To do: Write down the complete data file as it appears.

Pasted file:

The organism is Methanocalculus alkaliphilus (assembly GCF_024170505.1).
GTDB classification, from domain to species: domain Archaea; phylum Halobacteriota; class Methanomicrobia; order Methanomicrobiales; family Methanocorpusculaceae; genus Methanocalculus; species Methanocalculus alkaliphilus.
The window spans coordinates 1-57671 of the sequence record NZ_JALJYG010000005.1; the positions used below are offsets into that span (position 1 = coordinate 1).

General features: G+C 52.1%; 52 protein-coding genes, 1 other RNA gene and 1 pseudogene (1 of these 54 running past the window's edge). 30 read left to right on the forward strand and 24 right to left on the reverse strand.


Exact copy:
The organism is Methanocalculus alkaliphilus (assembly GCF_024170505.1).
GTDB classification, from domain to species: domain Archaea; phylum Halobacteriota; class Methanomicrobia; order Methanomicrobiales; family Methanocorpusculaceae; genus Methanocalculus; species Methanocalculus alkaliphilus.
The window spans coordinates 1-57671 of the sequence record NZ_JALJYG010000005.1; the positions used below are offsets into that span (position 1 = coordinate 1).

General features: G+C 52.1%; 52 protein-coding genes, 1 other RNA gene and 1 pseudogene (1 of these 54 running past the window's edge). 30 read left to right on the forward strand and 24 right to left on the reverse strand.